Robert Doisneau (14 April 1912 – 1 April 1994) was a French photographer. In the 1930s he used a Leica on the streets of Paris; together with Henri Cartier-Bresson he was a pioneer of photojournalism. He is renowned for his 1950 image Le baiser de l’hôtel de ville (Kiss by the Town Hall), a photo of a couple kissing in the busy streets of Paris. Robert Doisneau was appointed a Chevalier (Knight) of the National Order of the Légion d’honneur in 1984.
Robert Doisneau was known for his modest, playful, and ironic images of amusing juxtapositions, mingling social classes, and eccentrics in contemporary Paris streets and cafes. Influenced by the work of André Kertész, Eugène Atget, and Henri Cartier-Bresson, in over twenty books he presented a charming vision of human frailty and life as a series of quiet, incongruous moments.
Doisneau’s work gives unusual prominence and dignity to children’s street culture; returning again and again to the theme of children at play in the city, unfettered by parents. His work treats their play with seriousness and respect. In his honour, and owing to this, there are several primary schools named after him.
I bought amazing book. Genial old photos from Paris. Atget wrote in 1920, „I may say that I have in my possession all of Old Paris”. Indeed, he knew the city like the back of his hand and had the pictures to prove it. He captured the historical, atmospheric Paris: churches, monuments, and buildings, as well as bars, shop windows, street-peddlers, and prostitutes. Traversing all of its layers, he immortalized the true spirit of Old Paris.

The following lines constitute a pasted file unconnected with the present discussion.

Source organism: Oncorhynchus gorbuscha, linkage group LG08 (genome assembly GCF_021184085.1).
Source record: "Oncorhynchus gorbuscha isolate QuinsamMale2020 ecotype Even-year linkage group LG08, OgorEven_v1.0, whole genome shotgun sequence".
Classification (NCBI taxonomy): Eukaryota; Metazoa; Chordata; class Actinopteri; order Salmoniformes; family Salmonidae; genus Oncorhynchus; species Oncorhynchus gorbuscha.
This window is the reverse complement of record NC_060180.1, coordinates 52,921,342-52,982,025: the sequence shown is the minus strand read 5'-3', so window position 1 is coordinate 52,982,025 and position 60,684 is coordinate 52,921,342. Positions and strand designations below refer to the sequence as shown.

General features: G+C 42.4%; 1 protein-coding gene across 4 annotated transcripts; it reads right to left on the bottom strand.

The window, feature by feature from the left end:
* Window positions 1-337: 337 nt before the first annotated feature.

The Carnavalet Museum presents the Parisian work of one of the most famous photographers of the 20th century, Eugène Atget (Libourne, 1857 – Paris, 1927).
The exhibition proposes a selection of 230 prints created in Paris between 1898 and 1927.
This retrospective, which brings together some well-known images and others previously unseen, paints an unusual portrait of the capital, far from the clichés of the Belle Époque. Visitors will discover the streets of the Paris of old, the gardens, the quays of the Seine, the former boutiques and the travelling salesmen. Atget’s photographs also reveal the changes in his processes: when he started out, this self-taught photographer tried to bring together landscapes and motifs and then images of Paris streets, in order to sell them to artists as models. It was when he dedicated himself to the streets of Paris that he attracted the attention of prestigious institutions such as the Carnavalet Museum and the National Library, which were to become his main clients until the end of his life.